4. Exemptions: If you’re changing any exemptions, you’ll need to complete Part 1 of the form, which is on the second page, to explain precisely what’s going on.
5. Subtract your total exemption amount from your adjusted gross income (line 3) and you have your taxable income.
6. Tax and method used to figure tax: For most people I would recommend using the tax tables, but you are welcome to do it by hand if you like.
7. Credits: If you’re adding any tax credits here, this will reduce your tax liability.
8. Subtract your credits from your tax.
9. Other taxes: This refers to self-employment tax, unreported Social Security and Medicare Tax, additional IRA tax, or advance EIC payments.
10. Total tax: This is all the tax you owe, minus your credits.
11. Federal income tax and other taxes already withheld: Includes anything you’ve already had withheld, plus any amounts you might have not included the first time around.
12. Estimated tax payments: Any estimated tax payments you already made for the year you’re revising.
13. Earned income credit: Enter in the amount you took the first time, or an amended amount.
14. Refundable credits: There are a whole host of refundable credits that you can enter in here. If you didn’t complete one of these forms the first time, now you can.
15. Total amount paid with request for extension of time to file, tax paid with original return, and additional tax paid after return was filed. In other words, this amount refers to any taxes you have already paid along with your original filing or prior 1040X.
16. Total payments: All of the above added up. These are the amounts that will offset your tax liability.
Refund or Amount You Owe
17. If you had a refund due to you on the original return, enter that amount here.
18. Then subtract that refund, if any, from your total tax payments (Line 16).
19. If Line 18 is less than Line 10 (in Column C), then you’ll have to pay an additional tax as a result of filing this amended return. If smaller, enter the amount here.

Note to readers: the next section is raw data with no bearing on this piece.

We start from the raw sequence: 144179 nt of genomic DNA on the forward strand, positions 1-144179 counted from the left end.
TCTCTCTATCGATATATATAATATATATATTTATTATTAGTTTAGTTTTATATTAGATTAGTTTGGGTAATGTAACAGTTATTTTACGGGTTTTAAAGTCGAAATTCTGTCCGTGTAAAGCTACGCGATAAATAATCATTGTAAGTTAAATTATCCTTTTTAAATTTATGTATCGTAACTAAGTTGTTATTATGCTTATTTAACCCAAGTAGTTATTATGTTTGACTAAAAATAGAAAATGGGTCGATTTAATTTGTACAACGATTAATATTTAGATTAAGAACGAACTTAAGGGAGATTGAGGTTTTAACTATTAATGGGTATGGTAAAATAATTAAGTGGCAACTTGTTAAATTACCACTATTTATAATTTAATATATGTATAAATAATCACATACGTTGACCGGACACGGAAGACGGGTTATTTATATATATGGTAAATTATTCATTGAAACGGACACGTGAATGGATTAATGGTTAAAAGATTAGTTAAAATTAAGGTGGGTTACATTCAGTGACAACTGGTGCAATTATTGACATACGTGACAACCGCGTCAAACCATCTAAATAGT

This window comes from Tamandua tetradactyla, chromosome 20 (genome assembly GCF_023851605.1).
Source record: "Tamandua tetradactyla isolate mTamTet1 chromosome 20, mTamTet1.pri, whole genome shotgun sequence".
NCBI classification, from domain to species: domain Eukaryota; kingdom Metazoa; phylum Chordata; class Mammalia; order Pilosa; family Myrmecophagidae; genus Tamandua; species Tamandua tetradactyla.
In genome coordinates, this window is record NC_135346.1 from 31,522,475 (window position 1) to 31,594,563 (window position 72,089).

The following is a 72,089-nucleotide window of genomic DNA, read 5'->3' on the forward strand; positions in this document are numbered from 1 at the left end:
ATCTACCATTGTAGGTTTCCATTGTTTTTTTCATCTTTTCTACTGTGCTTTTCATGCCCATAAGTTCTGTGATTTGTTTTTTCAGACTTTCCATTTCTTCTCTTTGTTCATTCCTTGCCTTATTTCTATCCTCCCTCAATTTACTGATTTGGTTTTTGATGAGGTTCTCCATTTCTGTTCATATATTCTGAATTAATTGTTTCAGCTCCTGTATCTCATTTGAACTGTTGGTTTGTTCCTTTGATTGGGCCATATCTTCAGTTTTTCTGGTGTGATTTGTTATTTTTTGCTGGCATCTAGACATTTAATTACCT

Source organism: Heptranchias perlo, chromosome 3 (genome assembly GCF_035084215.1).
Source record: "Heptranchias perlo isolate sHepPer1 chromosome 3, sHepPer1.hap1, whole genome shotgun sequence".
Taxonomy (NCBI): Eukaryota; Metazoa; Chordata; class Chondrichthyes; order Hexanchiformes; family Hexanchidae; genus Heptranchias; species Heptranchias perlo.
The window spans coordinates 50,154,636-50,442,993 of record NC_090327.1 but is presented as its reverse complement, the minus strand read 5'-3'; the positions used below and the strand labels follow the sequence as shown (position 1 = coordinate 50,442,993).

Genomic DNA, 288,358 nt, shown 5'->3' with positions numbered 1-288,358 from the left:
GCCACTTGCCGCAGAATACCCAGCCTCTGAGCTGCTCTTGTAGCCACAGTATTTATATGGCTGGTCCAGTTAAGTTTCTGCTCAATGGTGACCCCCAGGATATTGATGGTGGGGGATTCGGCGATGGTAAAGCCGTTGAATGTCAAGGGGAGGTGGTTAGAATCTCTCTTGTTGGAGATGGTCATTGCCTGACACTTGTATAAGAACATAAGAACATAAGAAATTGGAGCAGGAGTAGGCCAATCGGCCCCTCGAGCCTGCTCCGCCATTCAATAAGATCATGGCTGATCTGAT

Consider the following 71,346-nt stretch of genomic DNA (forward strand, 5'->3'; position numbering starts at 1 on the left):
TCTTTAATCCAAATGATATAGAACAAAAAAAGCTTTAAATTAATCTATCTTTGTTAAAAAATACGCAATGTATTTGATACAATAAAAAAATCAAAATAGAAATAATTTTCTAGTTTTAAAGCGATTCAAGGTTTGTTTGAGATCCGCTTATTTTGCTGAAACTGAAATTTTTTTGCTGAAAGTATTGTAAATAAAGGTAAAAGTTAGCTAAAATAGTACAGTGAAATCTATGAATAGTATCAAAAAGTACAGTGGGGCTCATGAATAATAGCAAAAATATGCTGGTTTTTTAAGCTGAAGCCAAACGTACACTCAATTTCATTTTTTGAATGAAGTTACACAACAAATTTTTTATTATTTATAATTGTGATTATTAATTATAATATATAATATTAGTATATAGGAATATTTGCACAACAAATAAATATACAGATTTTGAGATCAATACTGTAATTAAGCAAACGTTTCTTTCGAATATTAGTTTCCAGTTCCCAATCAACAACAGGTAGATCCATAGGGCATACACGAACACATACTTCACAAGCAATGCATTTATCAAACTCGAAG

20. But if the amount is bigger, you’ll receive a tax refund. If bigger, enter the amount here.
21. If you are due a refund and want it sent to you, enter the amount here that you want refunded.
22. But if you want to apply this refund to your tax liability as an estimated tax payment, you can do that too (i.e. the IRS will just hold on to it for you, and you can use it as a credit on your next tax return).
1040X Part I: Exemptions
If you’re changing the number of exemptions, you’ll also have to fill out Part I of the 1040X to explain why you are changing it, and then break it down among the types of dependents in the provided chart. You’ll need to list all of your dependents, their social security numbers, relationship to you, and whether they qualify for the child tax credit. If you aren’t making changes to your exemptions, you can completely ignore Part I.
Explanation of Changes
Now here’s the fun part. This is where you get to explain yourself as to why you need to amend the return. Keep it short, simple, and to the point. They are not very concerned with which particular dog ate your homework. If you changed any forms other than your 1040, you’ll need to include copies of the new and improved version, and explain where you made changes and why.
The IRS lets you get a do-over for up to three years after you file – so if you think you missed something, you won’t lose anything by checking! And if you find something, it’s easy to fill out the form and send it in to get what’s owed to you. Better late than never!
Have you ever filed an amended return? Did you get a refund or did you end up owing more money as a result?